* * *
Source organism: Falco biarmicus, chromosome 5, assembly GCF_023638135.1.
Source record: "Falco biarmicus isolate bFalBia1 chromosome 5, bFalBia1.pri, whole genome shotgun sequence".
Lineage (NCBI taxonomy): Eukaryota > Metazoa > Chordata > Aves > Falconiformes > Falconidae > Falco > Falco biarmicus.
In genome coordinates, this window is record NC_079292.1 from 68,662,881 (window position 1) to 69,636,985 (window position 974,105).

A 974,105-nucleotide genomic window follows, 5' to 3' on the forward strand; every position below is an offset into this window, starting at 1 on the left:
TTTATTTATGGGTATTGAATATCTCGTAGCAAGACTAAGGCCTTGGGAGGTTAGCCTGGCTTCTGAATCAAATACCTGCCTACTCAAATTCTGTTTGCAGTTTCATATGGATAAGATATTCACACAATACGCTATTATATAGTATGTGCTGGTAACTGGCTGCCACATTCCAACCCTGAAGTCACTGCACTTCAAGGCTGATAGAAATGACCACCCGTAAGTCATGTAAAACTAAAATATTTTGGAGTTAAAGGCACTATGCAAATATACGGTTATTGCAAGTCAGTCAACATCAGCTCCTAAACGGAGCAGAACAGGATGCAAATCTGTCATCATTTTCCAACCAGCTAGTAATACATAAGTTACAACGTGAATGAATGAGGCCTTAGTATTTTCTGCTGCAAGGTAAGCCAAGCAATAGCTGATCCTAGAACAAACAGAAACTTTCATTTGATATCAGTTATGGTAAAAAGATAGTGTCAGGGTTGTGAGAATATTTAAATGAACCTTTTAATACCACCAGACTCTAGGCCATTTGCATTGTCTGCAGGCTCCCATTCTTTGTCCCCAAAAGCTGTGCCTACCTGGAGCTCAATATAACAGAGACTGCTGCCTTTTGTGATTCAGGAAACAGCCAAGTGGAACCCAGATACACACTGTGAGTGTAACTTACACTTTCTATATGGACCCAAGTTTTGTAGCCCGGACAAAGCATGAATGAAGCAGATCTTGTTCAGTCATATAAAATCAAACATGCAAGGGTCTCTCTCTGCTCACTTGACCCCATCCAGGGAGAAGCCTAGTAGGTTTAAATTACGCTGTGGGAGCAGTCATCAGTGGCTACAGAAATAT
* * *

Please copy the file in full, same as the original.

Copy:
Source organism: Falco biarmicus, chromosome 5, assembly GCF_023638135.1.
Source record: "Falco biarmicus isolate bFalBia1 chromosome 5, bFalBia1.pri, whole genome shotgun sequence".
Lineage (NCBI taxonomy): Eukaryota > Metazoa > Chordata > Aves > Falconiformes > Falconidae > Falco > Falco biarmicus.
In genome coordinates, this window is record NC_079292.1 from 68,662,881 (window position 1) to 69,636,985 (window position 974,105).

A 974,105-nucleotide genomic window follows, 5' to 3' on the forward strand; every position below is an offset into this window, starting at 1 on the left:
TTTATTTATGGGTATTGAATATCTCGTAGCAAGACTAAGGCCTTGGGAGGTTAGCCTGGCTTCTGAATCAAATACCTGCCTACTCAAATTCTGTTTGCAGTTTCATATGGATAAGATATTCACACAATACGCTATTATATAGTATGTGCTGGTAACTGGCTGCCACATTCCAACCCTGAAGTCACTGCACTTCAAGGCTGATAGAAATGACCACCCGTAAGTCATGTAAAACTAAAATATTTTGGAGTTAAAGGCACTATGCAAATATACGGTTATTGCAAGTCAGTCAACATCAGCTCCTAAACGGAGCAGAACAGGATGCAAATCTGTCATCATTTTCCAACCAGCTAGTAATACATAAGTTACAACGTGAATGAATGAGGCCTTAGTATTTTCTGCTGCAAGGTAAGCCAAGCAATAGCTGATCCTAGAACAAACAGAAACTTTCATTTGATATCAGTTATGGTAAAAAGATAGTGTCAGGGTTGTGAGAATATTTAAATGAACCTTTTAATACCACCAGACTCTAGGCCATTTGCATTGTCTGCAGGCTCCCATTCTTTGTCCCCAAAAGCTGTGCCTACCTGGAGCTCAATATAACAGAGACTGCTGCCTTTTGTGATTCAGGAAACAGCCAAGTGGAACCCAGATACACACTGTGAGTGTAACTTACACTTTCTATATGGACCCAAGTTTTGTAGCCCGGACAAAGCATGAATGAAGCAGATCTTGTTCAGTCATATAAAATCAAACATGCAAGGGTCTCTCTCTGCTCACTTGACCCCATCCAGGGAGAAGCCTAGTAGGTTTAAATTACGCTGTGGGAGCAGTCATCAGTGGCTACAGAAATAT